On Fri, Apr 18, 2014 at 9:54 PM, Andrew Barnert email@example.com wrote:
Meanwhile, ML and friends let you go farther, matching by partial values:
of (True, y): process(y) of Eggs(z): fry(z)
The first matches only if it's a tuple of exactly two values and the first is equal to True, binding y to the second; the second matches only if it's equal to an Eggs instance constructed with exactly one argument, and binds z to that argument.
Clearly not all of this fits into Python. (The last example isn't even conceptually possible, given the way object initialization works.) But it's worth considering what does and what doesn't fit rather than trying to design a feature without even knowing what the options are.
I'm really glad you brought this up, and it isn't conceptually impossible. Eggs(x) inside a pattern probably won't actually initialize an Eggs object; it probably would create a pattern object instead, and the value being matched can decide whether or not it obeys that pattern, and (if so) what object should be assigned to z.
Why is it that every time someone brings up switch/case, they're being inspired by C and Java instead of ML or Haskell? People are looking backwards instead of forwards. Python doesn't have a nice way of pattern matching on tagged unions in general, not just C-style enums -- and it really ought to. I think pattern matching could fit in Python, where switch doesn't really. Switch replaces if/elif, pattern matching replaces the if/elif plus any work unpacking contents. The format of a pattern match encourages code to be written in a way that disjointly separates groups of disparate values, in a way that isn't difficult and doesn't involve weird type checks or whatever.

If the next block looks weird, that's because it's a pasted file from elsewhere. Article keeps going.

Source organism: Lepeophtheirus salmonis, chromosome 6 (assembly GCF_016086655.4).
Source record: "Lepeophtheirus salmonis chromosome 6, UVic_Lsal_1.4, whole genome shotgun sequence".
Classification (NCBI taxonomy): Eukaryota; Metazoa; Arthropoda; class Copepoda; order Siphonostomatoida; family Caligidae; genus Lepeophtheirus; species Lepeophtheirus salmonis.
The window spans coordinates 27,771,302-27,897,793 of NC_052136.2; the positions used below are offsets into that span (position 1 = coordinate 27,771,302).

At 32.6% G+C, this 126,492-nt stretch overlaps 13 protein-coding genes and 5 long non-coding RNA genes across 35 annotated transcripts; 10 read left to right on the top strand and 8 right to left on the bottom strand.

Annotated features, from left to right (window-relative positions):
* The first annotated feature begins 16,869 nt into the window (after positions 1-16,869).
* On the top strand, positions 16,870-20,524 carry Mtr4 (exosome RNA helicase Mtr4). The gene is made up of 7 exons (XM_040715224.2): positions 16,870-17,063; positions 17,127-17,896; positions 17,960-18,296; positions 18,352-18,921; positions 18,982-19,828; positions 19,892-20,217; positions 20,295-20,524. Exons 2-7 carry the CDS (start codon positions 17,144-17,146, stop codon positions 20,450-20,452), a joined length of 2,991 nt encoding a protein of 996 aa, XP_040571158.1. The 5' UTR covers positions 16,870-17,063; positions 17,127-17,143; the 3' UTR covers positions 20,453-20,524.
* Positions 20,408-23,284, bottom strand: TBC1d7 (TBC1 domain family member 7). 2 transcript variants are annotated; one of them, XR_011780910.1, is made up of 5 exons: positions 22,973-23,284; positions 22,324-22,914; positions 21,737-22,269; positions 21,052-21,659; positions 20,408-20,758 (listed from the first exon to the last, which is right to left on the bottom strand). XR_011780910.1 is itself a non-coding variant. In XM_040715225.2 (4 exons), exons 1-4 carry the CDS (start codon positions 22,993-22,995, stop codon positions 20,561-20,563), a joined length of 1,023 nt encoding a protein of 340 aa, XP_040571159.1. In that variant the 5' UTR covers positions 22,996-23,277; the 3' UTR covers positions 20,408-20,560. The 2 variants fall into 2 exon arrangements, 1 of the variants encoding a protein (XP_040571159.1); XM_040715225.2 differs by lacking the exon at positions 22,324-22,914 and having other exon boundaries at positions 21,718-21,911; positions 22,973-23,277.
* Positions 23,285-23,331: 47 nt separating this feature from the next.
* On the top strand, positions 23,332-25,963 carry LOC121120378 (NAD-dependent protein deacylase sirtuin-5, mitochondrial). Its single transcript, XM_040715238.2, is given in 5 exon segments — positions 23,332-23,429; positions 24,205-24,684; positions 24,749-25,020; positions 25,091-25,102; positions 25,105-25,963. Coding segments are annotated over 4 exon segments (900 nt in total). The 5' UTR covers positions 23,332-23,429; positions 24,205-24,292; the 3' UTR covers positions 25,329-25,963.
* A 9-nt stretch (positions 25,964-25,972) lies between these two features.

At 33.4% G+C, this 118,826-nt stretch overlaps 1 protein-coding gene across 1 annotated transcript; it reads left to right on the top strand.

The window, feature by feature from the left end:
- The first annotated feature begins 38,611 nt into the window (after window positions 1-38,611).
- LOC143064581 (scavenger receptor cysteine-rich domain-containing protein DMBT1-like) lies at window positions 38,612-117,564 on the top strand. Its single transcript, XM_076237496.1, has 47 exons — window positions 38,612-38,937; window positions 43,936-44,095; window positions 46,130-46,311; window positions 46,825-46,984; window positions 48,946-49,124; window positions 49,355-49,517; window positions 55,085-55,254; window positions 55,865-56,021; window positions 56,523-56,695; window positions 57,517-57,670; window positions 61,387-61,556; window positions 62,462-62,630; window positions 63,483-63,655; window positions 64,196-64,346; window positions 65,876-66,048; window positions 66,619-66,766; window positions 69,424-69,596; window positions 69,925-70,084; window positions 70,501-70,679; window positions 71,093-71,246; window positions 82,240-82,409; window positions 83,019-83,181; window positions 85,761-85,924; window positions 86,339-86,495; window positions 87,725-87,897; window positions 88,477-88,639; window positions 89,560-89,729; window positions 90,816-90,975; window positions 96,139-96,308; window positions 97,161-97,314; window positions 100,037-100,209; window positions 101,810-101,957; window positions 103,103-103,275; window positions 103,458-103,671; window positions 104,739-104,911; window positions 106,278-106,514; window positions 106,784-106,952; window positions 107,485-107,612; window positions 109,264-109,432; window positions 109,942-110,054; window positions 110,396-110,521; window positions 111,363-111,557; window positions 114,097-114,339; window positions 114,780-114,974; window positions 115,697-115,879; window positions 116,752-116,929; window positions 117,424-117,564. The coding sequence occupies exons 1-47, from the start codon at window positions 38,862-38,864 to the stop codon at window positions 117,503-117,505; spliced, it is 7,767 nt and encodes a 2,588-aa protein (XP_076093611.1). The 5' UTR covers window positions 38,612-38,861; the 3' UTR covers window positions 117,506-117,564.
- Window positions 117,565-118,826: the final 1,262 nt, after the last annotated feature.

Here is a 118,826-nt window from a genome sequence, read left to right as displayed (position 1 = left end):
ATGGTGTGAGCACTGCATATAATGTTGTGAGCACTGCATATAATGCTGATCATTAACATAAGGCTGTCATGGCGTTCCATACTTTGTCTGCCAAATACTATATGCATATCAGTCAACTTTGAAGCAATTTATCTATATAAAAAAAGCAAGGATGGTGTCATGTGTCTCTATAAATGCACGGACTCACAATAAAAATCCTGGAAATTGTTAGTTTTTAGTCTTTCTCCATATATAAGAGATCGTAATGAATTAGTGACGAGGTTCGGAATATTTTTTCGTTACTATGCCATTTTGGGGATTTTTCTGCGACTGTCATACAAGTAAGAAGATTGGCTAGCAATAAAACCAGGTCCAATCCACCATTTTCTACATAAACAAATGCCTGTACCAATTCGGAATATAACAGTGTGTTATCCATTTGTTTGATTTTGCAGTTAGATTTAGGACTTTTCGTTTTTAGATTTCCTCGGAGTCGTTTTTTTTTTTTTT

Looking at the difference in e.g. AST manipulation code with/without is a nice example of how code can be made more readable. And looking at the problems Python code has today with this kind of thing is also illustrative -- for example, how do you tell the difference between no result, and a result whose value is None? In some APIs, you can't (!), in some, you need to specify a special sentinel object and check identity (ew), and in some, no result is represented by an exception -- which is fine, but in some cases very error prone (an uncaught StopIteration, for example, will terminate any generator that calls you, which can be difficult to notice.) Pattern matching offers a real alternative option here that wasn't realistic before.
But, maybe this is one of those things that won't happen because Haskell licked the cookie and now everyone thinks it's gross and unreadable, and can't be convinced otherwise. I'm more worried that people don't even know this exists...